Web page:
Top of the World

June 06, 2001

Sts066-208-025

Provided by: NASA
Summary authors & editors: Jim Foster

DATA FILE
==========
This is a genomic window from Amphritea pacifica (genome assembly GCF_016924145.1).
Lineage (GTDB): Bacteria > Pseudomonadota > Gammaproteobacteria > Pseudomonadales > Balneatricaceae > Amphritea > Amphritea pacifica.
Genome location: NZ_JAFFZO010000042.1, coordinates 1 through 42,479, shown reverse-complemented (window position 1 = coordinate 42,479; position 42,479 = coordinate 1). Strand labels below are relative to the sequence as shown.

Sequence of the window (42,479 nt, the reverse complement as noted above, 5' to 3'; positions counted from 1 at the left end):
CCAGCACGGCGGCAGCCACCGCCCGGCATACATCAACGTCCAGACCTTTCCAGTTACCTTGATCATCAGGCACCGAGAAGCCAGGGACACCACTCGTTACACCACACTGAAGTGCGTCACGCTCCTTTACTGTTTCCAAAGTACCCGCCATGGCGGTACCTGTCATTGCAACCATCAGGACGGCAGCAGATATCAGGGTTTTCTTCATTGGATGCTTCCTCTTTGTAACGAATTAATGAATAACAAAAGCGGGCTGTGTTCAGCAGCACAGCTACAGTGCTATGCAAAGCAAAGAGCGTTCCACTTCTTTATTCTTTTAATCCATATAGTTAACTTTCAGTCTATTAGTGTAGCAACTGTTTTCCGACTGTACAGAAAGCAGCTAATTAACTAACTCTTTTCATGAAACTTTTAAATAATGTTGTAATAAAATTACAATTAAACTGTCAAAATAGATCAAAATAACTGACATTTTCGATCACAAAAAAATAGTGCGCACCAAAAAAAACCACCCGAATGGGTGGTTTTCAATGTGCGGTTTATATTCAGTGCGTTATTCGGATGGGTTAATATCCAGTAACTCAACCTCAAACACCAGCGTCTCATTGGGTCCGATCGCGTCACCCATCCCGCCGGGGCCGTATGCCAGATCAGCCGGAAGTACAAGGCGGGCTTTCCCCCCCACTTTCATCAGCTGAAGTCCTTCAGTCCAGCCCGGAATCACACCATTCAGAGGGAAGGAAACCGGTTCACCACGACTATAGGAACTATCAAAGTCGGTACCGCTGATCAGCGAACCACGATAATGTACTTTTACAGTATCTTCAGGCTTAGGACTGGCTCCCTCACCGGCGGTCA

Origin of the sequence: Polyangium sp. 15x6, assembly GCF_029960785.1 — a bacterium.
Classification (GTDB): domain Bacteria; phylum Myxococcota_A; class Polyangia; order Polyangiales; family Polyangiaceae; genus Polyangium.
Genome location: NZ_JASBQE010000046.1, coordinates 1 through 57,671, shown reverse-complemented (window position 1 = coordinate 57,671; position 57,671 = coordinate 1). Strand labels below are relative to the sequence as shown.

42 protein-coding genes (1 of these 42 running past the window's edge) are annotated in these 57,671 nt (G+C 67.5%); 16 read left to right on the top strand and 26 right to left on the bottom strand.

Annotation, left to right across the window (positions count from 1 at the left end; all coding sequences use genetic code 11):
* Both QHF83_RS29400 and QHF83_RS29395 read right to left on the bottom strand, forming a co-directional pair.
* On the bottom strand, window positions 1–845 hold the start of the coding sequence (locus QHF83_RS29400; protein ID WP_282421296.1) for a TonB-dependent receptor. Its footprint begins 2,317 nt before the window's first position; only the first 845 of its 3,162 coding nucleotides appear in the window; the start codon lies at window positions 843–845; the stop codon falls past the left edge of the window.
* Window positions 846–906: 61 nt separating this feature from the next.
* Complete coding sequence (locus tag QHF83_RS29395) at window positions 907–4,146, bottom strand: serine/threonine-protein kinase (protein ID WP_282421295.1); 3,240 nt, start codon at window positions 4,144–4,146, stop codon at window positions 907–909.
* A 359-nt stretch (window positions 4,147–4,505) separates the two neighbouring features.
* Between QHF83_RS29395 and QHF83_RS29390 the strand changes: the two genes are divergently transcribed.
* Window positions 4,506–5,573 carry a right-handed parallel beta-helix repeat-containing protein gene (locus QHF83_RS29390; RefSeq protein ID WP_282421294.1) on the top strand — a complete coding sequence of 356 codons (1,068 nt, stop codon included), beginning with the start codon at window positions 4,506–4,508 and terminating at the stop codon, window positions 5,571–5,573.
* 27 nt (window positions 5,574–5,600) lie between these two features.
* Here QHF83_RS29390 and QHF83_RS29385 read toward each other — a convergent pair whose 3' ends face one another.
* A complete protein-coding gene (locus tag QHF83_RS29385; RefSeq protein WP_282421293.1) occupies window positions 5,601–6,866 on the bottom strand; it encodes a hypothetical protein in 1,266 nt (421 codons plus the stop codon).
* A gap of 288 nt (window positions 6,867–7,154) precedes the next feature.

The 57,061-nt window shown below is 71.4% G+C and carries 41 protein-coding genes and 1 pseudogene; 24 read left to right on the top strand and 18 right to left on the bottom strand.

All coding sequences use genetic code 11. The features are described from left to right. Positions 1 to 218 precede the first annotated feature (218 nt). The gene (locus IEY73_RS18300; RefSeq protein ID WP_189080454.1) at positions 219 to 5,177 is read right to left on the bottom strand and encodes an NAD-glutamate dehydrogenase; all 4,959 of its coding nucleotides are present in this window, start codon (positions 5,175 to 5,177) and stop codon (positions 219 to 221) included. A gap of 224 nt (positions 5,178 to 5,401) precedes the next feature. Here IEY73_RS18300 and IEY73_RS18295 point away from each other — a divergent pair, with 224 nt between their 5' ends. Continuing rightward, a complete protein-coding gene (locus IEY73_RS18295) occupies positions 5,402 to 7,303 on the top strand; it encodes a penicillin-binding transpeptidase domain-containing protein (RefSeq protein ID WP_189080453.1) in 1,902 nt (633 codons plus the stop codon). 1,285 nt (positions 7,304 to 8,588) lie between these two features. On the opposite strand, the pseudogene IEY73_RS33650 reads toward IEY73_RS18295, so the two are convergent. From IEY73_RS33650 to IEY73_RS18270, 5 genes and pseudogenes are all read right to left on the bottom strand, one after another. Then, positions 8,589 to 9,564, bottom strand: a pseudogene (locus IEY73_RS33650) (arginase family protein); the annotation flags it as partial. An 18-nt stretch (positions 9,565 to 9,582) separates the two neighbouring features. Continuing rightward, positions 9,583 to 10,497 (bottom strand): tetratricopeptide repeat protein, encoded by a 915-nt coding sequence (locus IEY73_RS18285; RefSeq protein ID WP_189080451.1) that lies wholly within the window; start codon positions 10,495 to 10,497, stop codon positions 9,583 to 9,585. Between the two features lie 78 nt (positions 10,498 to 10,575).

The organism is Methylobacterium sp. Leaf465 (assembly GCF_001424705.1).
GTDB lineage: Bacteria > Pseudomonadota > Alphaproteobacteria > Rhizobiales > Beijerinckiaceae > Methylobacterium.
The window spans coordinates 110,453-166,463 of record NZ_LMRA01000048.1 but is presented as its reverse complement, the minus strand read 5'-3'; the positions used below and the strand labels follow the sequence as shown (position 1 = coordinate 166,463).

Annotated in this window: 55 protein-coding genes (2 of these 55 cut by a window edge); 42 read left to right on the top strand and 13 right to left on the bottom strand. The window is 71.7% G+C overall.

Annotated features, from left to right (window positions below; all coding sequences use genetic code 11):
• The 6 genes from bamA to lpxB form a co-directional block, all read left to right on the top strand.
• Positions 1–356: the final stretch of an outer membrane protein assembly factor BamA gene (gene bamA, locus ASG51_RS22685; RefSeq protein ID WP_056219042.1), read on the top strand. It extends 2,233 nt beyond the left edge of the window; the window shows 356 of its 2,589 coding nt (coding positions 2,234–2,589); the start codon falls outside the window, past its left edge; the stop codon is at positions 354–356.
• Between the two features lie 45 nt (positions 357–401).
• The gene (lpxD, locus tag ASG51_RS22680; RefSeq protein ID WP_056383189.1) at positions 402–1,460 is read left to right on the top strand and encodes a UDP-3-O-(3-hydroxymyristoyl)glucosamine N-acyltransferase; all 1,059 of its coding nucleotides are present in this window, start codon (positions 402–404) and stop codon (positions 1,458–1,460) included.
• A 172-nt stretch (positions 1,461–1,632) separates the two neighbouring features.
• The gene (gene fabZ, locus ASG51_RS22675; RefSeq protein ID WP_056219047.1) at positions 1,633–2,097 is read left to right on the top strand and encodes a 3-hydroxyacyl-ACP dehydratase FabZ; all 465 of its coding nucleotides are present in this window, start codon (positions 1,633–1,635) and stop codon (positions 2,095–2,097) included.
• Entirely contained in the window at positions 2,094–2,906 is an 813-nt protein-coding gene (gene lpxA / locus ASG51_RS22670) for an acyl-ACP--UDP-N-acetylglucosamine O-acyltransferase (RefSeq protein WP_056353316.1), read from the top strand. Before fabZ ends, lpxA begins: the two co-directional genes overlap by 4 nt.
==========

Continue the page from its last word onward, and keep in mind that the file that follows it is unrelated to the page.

This exceptionally clear photograph of Mount Everest, Tibet and Nepal was taken in November 1994 from the Space Shuttle (STS066-208-025). A record number of attempts to climb Mt. Everest were made this spring, including the youngest person to climb it (15 years old) and the first legally blind person to make the ascent. Mt. Everest, the world's tallest peak at approximately 29,035 feet above sea level, is most often climbed from mid April through late May when the weather is relatively dry and the daylight peroid is getting longer. Because the wet monsoon season typically begins in late May or early June, Mt. Everest hasn't been climbed later than May 29. The photo above is looking toward the south with Mt. Everest near the center. Since the photograph was taken during the morning hours, shadows are cast to the west (right). The summit of Mount Everest was, officially, first scaled by Sir Edmund Hillary of New Zealand and Tenzing Norgay of Nepal, on May 28, 1953. Norgay died 15 years ago. Five years ago last month, a mountaineering tragedy occurred on Mt. Everest that was documented in the award winning book, Into Thin Air, by Jon Krakauer.

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